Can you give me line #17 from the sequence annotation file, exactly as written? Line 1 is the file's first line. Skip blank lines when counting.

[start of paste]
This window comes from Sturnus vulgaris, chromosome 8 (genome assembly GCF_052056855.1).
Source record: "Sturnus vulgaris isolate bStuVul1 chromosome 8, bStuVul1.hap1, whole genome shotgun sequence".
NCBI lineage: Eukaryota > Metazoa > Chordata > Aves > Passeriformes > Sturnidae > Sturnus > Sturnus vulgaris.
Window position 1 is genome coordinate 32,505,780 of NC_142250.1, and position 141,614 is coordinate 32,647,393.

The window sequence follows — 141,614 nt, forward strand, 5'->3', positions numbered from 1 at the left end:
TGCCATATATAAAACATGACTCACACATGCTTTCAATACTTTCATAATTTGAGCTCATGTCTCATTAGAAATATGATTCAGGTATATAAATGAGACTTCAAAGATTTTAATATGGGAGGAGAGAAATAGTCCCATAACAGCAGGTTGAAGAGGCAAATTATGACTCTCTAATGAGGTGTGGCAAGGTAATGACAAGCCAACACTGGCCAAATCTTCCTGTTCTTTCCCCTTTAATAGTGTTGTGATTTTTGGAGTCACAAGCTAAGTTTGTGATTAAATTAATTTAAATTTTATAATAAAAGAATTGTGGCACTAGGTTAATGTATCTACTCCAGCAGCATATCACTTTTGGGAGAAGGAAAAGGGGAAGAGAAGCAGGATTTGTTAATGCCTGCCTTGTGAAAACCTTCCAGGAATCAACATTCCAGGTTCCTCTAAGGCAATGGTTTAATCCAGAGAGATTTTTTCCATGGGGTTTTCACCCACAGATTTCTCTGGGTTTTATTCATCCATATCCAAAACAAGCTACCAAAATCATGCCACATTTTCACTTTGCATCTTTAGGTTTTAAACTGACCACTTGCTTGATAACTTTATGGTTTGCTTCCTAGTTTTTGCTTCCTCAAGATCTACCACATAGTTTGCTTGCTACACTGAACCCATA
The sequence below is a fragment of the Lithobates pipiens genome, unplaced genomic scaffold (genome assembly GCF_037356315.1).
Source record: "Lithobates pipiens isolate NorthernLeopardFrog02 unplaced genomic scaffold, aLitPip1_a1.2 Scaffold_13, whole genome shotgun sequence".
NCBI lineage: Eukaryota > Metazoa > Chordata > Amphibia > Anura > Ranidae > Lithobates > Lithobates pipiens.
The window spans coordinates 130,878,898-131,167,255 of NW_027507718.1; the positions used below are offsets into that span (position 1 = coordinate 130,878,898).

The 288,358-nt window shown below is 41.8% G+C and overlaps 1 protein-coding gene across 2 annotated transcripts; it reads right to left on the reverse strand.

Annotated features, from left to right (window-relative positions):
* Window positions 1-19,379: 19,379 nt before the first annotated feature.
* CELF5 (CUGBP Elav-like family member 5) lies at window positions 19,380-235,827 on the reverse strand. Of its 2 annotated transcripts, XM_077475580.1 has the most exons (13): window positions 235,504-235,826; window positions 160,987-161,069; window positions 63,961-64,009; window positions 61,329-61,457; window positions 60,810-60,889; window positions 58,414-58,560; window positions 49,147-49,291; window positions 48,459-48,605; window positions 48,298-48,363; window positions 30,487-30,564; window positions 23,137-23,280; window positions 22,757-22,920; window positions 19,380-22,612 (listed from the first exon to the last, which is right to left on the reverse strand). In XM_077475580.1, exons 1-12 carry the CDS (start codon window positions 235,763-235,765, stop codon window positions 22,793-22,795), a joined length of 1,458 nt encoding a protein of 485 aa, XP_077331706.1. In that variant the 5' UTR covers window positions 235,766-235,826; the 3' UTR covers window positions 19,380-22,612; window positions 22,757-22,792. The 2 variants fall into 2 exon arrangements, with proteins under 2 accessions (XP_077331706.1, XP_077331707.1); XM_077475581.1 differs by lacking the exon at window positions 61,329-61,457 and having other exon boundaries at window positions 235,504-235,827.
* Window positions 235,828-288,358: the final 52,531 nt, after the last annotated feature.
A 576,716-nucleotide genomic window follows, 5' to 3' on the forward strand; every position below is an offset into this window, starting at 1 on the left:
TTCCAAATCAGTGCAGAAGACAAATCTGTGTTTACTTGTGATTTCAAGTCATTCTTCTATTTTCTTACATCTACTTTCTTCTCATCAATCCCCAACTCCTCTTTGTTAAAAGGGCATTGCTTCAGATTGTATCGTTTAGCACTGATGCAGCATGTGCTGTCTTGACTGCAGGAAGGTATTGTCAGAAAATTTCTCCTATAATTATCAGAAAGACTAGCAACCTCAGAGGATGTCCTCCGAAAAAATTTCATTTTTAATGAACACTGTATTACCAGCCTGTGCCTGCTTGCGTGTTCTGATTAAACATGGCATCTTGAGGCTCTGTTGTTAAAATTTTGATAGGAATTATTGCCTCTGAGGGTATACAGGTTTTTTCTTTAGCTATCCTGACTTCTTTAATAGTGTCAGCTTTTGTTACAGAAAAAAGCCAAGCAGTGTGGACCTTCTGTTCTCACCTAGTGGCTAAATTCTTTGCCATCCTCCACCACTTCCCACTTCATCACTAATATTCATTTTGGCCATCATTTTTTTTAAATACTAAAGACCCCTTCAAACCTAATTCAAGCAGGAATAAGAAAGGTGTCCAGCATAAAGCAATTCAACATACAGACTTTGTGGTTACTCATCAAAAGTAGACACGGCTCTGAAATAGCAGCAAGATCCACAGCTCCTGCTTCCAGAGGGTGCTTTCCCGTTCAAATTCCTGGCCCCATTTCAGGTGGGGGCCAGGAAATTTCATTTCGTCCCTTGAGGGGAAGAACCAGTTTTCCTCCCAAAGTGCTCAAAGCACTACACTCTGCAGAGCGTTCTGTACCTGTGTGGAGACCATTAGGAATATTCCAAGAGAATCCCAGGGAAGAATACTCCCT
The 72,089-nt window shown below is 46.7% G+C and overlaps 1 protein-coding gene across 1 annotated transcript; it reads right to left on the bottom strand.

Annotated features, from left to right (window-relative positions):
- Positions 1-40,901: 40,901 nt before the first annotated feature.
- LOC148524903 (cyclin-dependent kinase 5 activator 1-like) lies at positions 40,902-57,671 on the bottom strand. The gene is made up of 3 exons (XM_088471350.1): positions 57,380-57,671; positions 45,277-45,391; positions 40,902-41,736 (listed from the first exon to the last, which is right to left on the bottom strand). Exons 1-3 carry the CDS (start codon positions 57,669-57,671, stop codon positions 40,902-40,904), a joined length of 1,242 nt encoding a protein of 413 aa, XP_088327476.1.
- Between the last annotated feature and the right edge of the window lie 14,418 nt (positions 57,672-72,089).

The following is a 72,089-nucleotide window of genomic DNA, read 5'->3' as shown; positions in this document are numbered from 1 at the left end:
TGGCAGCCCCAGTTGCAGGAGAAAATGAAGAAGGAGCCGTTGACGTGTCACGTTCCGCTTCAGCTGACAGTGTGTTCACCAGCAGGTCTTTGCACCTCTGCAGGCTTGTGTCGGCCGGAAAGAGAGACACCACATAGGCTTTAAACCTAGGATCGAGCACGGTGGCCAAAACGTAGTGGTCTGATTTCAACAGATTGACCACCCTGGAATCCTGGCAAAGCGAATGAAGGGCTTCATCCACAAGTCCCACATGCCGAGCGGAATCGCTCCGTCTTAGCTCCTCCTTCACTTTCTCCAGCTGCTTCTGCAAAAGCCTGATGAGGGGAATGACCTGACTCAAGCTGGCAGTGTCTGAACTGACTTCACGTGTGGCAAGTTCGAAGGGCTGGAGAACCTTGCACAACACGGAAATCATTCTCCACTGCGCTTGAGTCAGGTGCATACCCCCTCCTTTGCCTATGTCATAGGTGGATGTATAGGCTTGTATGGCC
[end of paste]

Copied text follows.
TTCCAAATCAGTGCAGAAGACAAATCTGTGTTTACTTGTGATTTCAAGTCATTCTTCTATTTTCTTACATCTACTTTCTTCTCATCAATCCCCAACTCCTCTTTGTTAAAAGGGCATTGCTTCAGATTGTATCGTTTAGCACTGATGCAGCATGTGCTGTCTTGACTGCAGGAAGGTATTGTCAGAAAATTTCTCCTATAATTATCAGAAAGACTAGCAACCTCAGAGGATGTCCTCCGAAAAAATTTCATTTTTAATGAACACTGTATTACCAGCCTGTGCCTGCTTGCGTGTTCTGATTAAACATGGCATCTTGAGGCTCTGTTGTTAAAATTTTGATAGGAATTATTGCCTCTGAGGGTATACAGGTTTTTTCTTTAGCTATCCTGACTTCTTTAATAGTGTCAGCTTTTGTTACAGAAAAAAGCCAAGCAGTGTGGACCTTCTGTTCTCACCTAGTGGCTAAATTCTTTGCCATCCTCCACCACTTCCCACTTCATCACTAATATTCATTTTGGCCATCATTTTTTTTAAATACTAAAGACCCCTTCAAACCTAATTCAAGCAGGAATAAGAAAGGTGTCCAGCATAAAGCAATTCAACATACAGACTTTGTGGTTACTCATCAAAAGTAGACACGGCTCTGAAATAGCAGCAAGATCCACAGCTCCTGCTTCCAGAGGGTGCTTTCCCGTTCAAATTCCTGGCCCCATTTCAGGTGGGGGCCAGGAAATTTCATTTCGTCCCTTGAGGGGAAGAACCAGTTTTCCTCCCAAAGTGCTCAAAGCACTACACTCTGCAGAGCGTTCTGTACCTGTGTGGAGACCATTAGGAATATTCCAAGAGAATCCCAGGGAAGAATACTCCCT